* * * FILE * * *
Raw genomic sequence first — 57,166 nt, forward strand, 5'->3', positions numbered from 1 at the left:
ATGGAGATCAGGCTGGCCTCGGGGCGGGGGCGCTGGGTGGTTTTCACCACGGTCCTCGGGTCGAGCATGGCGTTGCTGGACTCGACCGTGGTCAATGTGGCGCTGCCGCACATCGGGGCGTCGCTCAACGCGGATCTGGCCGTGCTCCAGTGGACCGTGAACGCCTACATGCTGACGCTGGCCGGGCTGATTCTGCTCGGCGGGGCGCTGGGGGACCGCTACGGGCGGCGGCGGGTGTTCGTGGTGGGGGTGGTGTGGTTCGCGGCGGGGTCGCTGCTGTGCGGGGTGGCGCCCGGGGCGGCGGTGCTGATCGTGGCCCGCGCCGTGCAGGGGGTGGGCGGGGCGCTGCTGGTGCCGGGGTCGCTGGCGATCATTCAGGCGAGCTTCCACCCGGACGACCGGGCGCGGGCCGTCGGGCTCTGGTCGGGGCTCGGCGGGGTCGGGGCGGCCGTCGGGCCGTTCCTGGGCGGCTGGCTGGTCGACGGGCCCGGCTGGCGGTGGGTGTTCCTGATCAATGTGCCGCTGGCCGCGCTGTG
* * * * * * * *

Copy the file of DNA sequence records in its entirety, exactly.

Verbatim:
Raw genomic sequence first — 57,166 nt, forward strand, 5'->3', positions numbered from 1 at the left:
ATGGAGATCAGGCTGGCCTCGGGGCGGGGGCGCTGGGTGGTTTTCACCACGGTCCTCGGGTCGAGCATGGCGTTGCTGGACTCGACCGTGGTCAATGTGGCGCTGCCGCACATCGGGGCGTCGCTCAACGCGGATCTGGCCGTGCTCCAGTGGACCGTGAACGCCTACATGCTGACGCTGGCCGGGCTGATTCTGCTCGGCGGGGCGCTGGGGGACCGCTACGGGCGGCGGCGGGTGTTCGTGGTGGGGGTGGTGTGGTTCGCGGCGGGGTCGCTGCTGTGCGGGGTGGCGCCCGGGGCGGCGGTGCTGATCGTGGCCCGCGCCGTGCAGGGGGTGGGCGGGGCGCTGCTGGTGCCGGGGTCGCTGGCGATCATTCAGGCGAGCTTCCACCCGGACGACCGGGCGCGGGCCGTCGGGCTCTGGTCGGGGCTCGGCGGGGTCGGGGCGGCCGTCGGGCCGTTCCTGGGCGGCTGGCTGGTCGACGGGCCCGGCTGGCGGTGGGTGTTCCTGATCAATGTGCCGCTGGCCGCGCTGTG